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Two Minute Training Tips – A Pony for Christmas

I wasn’t born into a horse family. But boy did I have the horse gene – the E Gene as I call it. My parents said I didn’t really have first words – I had a first sentence and it was - I want a pony! In fact, it was the only thing I asked for every Christmas. My poor parents kept hoping I would grow out of so they bought me horsey stuff – like a plastic pony and dolls. My grandmother made me a little cowgirl vest and matching skirt. It was red with white fringe and she bought me a red cowgirl hat. I think it was my dad you added a holster with two little toy guns and boots. I wore it everywhere. Fast forward five years and my parents were taking their pony crazy girl home from the hospital swaddled up in bandages from a horrific pony riding accident. They were certain this was the end of the pony craze. Riding horses was forbidden. There was one problem though – the pony craze never left my heart. There were posters all over my pink walls. Every book was about horses and ponies. The same thing was asked for at Christmas – I want a pony! And there was a lot of sneaking around to ride. Neighbors had horses and so I became friends with them so I could ride. It didn’t matter what kind of horse or what kind of riding – I just wanted to ride. I didn’t care that it scared me so bad I would cry as I got on and because I barely remembered the accident I but my subconscious did – so what I was crying – I was riding! I didn’t care. I just wanted to ride. I was in a funny time though. I couldn't just Google it so I didn’t have a way to find area barns or pony clubs. Whenever I asked about it I was shushed. I pretty much would look out the window when driving around my little town and see people with fences and horse and ride my bike or walk over and ask if I could ride their horse. Amazingly, many times they said yes. One sweet neighbor actually taught me for a summer. I would bike down every day wearing my white winter boots that went to my knee and had puff balls on the ends of the laces that flopped as I ride but I used them since they were the only thing that had a heel and pointy toe. There were so many obstacles – no one to support my little dream. For sure it was done for my own safety but I didn’t see it that way. There were money issues as an obstacle. Opportunities were not falling out of the sky. It’s bizarre that the desire to ride, to be with horses, to maybe have my own horse one day drove me to keep my grades up so I could go to college. I went to college so I could get a good paying job so I could ride and get a horse. It didn’t matter how hard I had to study or how long it just mattered that this got me closer to the one thing I wanted – riding. If I had my own job and money no one could tell me I couldn’t ride anymore. The running joke in my family is I’m still grounded and not allowed to ride. But now I have my own farm with horses and do a lot more than just ride. I’m now teaching, judging and giving clinics! Sometimes I see that little girl standing at the barn in her little red and white cowgirl outfit looking up at a horse and whispering all the love in her heart to someone else’s horse. The good part is when I blink it’s not someone else’s horse’s nose I’m kissing and sharing my heart with – it’s my horse.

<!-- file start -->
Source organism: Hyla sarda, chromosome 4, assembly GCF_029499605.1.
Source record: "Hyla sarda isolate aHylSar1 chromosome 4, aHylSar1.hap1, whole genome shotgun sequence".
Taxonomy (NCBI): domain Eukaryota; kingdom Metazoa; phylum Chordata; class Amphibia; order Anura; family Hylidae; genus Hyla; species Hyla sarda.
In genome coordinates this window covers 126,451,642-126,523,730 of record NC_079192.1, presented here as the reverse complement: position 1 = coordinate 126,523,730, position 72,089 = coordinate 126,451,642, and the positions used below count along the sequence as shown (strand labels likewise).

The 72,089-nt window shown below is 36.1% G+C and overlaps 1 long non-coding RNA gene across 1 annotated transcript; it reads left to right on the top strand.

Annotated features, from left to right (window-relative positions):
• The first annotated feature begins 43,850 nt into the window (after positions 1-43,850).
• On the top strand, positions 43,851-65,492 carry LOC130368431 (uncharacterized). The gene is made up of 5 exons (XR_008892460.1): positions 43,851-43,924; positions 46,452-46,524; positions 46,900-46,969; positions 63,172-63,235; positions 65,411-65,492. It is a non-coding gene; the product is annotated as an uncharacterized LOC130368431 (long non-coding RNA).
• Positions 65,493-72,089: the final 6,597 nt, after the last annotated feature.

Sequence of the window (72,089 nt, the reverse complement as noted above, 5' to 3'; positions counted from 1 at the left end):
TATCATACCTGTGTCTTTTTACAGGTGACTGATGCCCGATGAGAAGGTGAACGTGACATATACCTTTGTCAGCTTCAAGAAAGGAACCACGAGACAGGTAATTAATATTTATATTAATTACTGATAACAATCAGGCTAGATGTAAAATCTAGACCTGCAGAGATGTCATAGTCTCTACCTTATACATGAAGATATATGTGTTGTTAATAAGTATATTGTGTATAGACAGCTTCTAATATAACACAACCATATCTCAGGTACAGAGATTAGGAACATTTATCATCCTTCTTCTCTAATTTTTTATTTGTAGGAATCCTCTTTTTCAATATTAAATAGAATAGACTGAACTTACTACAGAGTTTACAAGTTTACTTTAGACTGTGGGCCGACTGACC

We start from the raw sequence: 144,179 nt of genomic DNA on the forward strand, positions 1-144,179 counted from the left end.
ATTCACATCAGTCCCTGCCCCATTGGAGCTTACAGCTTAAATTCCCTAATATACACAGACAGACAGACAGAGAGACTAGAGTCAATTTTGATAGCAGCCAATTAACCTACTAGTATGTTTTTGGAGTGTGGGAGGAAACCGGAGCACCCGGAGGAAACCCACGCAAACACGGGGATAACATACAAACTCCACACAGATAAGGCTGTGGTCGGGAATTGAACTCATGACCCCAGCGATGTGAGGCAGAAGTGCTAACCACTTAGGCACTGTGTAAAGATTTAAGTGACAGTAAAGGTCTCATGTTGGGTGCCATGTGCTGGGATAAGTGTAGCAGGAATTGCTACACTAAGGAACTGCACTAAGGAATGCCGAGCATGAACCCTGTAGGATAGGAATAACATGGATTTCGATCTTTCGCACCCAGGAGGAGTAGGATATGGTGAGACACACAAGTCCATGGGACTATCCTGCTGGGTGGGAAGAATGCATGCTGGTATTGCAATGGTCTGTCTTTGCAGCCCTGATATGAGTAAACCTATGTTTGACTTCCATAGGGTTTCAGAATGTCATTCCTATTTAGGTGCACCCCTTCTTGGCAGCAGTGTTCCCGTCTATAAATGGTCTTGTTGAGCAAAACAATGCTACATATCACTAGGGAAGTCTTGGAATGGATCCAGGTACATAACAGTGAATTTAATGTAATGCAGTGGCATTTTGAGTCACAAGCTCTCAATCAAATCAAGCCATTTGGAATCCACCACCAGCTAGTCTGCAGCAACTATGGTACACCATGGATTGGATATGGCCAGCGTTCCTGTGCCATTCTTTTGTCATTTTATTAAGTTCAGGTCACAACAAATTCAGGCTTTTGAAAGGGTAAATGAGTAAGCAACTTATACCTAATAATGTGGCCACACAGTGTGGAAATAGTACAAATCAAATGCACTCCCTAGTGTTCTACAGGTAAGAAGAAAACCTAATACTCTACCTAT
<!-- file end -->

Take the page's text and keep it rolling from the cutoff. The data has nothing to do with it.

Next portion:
Let me know what you did or do to keep your heart dream alive to ride? What does your family think? Is there someone you know that you support to help them with their crazy horse dream? Post on Facebook or comment or tag below!

Stay tuned for next week’s Two-minute Training Tip! If you need help building a training plan you can always email me questions at or check out our YouTube channel, for upcoming events. Like us on Facebook at!

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